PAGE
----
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Journal of neurophysiology

Differential regulation of NMDA receptors by d-serine and glycine in mammalian spinal locomotor networks.


PMID 28202572

Abstract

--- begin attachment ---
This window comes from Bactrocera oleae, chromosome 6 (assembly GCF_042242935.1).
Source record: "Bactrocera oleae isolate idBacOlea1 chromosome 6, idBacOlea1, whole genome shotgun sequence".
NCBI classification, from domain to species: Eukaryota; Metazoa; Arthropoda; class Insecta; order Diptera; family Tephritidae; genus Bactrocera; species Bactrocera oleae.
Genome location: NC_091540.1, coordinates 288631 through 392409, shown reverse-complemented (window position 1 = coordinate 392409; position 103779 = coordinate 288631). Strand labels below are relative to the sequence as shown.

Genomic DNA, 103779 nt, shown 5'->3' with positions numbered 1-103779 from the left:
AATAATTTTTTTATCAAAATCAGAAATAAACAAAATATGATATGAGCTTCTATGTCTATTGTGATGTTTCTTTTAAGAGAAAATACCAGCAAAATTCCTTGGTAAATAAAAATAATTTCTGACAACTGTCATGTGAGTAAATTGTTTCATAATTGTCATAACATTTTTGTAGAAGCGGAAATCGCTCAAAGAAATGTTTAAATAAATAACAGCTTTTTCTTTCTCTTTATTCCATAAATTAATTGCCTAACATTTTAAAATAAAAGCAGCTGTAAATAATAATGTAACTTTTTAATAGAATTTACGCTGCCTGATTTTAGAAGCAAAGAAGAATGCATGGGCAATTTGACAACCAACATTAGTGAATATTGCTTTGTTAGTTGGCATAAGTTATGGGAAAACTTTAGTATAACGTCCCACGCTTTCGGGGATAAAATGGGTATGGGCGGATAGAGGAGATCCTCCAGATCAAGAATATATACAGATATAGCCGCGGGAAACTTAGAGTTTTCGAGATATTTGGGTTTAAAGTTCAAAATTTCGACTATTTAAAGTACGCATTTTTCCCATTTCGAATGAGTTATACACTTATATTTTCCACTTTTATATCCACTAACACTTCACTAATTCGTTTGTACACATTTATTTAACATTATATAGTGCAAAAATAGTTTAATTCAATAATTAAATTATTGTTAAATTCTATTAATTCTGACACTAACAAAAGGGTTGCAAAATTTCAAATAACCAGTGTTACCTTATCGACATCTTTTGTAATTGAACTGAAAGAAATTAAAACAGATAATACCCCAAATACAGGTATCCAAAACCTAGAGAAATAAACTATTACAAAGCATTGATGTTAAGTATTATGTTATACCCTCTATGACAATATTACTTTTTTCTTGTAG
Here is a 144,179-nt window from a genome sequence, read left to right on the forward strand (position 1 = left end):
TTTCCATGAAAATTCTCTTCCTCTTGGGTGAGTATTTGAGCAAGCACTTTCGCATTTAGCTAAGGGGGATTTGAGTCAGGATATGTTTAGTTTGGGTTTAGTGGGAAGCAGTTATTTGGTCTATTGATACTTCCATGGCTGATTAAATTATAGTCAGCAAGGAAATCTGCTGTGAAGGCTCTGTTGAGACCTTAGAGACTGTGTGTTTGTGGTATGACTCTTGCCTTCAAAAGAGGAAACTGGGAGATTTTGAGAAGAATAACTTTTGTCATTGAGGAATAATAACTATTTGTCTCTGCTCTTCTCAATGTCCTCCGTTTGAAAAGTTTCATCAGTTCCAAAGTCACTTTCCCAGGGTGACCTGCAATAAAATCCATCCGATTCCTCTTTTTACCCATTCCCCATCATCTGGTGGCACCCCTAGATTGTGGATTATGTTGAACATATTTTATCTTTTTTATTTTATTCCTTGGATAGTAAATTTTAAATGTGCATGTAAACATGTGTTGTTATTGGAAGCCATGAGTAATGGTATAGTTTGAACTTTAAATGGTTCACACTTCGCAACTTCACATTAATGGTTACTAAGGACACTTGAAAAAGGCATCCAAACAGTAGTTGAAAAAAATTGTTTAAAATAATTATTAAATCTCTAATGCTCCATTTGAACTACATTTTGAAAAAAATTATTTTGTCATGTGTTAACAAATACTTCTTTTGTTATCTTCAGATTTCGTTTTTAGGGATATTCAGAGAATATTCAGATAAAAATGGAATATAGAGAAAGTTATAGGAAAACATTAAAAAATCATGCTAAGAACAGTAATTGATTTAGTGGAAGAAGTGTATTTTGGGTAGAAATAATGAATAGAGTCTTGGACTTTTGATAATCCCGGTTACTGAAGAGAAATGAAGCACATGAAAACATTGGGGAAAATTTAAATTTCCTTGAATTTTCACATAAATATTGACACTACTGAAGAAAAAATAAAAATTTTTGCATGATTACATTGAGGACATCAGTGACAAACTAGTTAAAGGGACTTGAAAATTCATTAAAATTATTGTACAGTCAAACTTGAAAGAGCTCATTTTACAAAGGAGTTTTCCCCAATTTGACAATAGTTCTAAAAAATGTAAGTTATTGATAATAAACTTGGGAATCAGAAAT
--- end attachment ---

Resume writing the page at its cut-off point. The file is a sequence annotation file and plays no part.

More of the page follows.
Activation of N-methyl-d-aspartate receptors (NMDARs) requires the binding of a coagonist, either d-serine or glycine, in addition to glutamate. Changes in occupancy of the coagonist binding site are proposed to modulate neural networks including those controlling swimming in frog tadpoles. Here, we characterize regulation of the NMDAR coagonist binding site in mammalian spinal locomotor networks. Blockade of NMDARs by d(-)-2-amino-5-phosphonopentanoic acid (d-APV) or 5,7-dichlorokynurenic acid reduced the frequency and amplitude of pharmacologically induced locomotor-related activity recorded from the ventral roots of spinal-cord preparations from neonatal mice. Furthermore, d-APV abolished synchronous activity induced by blockade of inhibitory transmission. These results demonstrate an important role for NMDARs in murine locomotor networks. Bath-applied d-serine enhanced the frequency of locomotor-related but not disinhibited bursting, indicating that coagonist binding sites are saturated during the latter but not the former mode of activity. Depletion of endogenous d-serine by d-amino acid oxidase or the serine-racemase inhibitor erythro-β-hydroxy-l-aspartic acid (HOAsp) increased the frequency of locomotor-related activity, whereas application of l-serine to enhance endogenous d-serine synthesis reduced burst frequency, suggesting a requirement for d-serine at a subset of synapses onto inhibitory interneurons. Consistent with this, HOAsp was ineffective during disinhibited activity. Bath-applied glycine (1-100 µM) failed to alter locomotor-related activity, whereas ALX 5407, a selective inhibitor of glycine transporter-1 (GlyT1), enhanced burst frequency, supporting a role for GlyT1 in NMDAR regulation. Together these findings indicate activity-dependent and synapse-specific regulation of the coagonist binding site within spinal locomotor networks, illustrating the importance of NMDAR regulation in shaping motor output.NEW & NOTEWORTHY We provide evidence that NMDARs within murine spinal locomotor networks determine the frequency and amplitude of ongoing locomotor-related activity in vitro and that NMDARs are regulated by d-serine and glycine in a synapse-specific and activity-dependent manner. In addition, glycine transporter-1 is shown to be an important regulator of NMDARs during locomotor-related activity. These results show how excitatory transmission can be tuned to diversify the output repertoire of spinal locomotor networks in mammals.

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